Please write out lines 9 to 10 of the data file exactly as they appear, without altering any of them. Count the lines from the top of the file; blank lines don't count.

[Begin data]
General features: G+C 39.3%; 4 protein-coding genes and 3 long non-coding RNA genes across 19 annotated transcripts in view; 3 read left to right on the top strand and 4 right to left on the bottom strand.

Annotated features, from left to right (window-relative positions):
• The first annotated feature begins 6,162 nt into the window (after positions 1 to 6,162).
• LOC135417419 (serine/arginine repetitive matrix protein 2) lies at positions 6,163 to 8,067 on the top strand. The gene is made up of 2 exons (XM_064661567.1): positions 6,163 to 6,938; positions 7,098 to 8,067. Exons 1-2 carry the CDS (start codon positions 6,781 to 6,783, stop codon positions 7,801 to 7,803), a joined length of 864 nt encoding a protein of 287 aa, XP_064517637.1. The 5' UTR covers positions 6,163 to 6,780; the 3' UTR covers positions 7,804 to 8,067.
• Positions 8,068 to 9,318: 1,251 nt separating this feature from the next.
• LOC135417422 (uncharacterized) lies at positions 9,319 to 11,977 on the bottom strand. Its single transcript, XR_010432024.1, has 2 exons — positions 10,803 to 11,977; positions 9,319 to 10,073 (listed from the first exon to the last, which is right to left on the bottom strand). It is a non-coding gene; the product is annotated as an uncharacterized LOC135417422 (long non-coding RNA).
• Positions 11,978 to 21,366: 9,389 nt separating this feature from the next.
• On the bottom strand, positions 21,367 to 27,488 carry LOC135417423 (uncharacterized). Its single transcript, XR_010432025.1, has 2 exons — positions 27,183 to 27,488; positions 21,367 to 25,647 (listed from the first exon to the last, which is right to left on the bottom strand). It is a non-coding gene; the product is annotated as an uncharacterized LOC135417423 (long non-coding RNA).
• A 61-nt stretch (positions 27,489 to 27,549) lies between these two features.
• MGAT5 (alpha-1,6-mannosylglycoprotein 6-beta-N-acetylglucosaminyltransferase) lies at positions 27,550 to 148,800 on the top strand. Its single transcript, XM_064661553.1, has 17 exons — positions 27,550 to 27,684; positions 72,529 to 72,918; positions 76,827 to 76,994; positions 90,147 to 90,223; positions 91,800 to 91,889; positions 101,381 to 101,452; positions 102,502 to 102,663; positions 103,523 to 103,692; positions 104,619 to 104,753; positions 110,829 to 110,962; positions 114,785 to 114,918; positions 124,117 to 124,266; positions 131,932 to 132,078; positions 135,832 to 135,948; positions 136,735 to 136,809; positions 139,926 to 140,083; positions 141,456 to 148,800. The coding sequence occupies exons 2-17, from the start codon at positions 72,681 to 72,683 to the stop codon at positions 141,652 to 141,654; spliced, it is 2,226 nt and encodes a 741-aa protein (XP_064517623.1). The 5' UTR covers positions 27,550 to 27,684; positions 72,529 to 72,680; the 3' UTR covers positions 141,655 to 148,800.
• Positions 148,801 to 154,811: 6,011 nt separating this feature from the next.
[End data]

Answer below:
• A 61-nt stretch (positions 27,489 to 27,549) lies between these two features.
• MGAT5 (alpha-1,6-mannosylglycoprotein 6-beta-N-acetylglucosaminyltransferase) lies at positions 27,550 to 148,800 on the top strand. Its single transcript, XM_064661553.1, has 17 exons — positions 27,550 to 27,684; positions 72,529 to 72,918; positions 76,827 to 76,994; positions 90,147 to 90,223; positions 91,800 to 91,889; positions 101,381 to 101,452; positions 102,502 to 102,663; positions 103,523 to 103,692; positions 104,619 to 104,753; positions 110,829 to 110,962; positions 114,785 to 114,918; positions 124,117 to 124,266; positions 131,932 to 132,078; positions 135,832 to 135,948; positions 136,735 to 136,809; positions 139,926 to 140,083; positions 141,456 to 148,800. The coding sequence occupies exons 2-17, from the start codon at positions 72,681 to 72,683 to the stop codon at positions 141,652 to 141,654; spliced, it is 2,226 nt and encodes a 741-aa protein (XP_064517623.1). The 5' UTR covers positions 27,550 to 27,684; positions 72,529 to 72,680; the 3' UTR covers positions 141,655 to 148,800.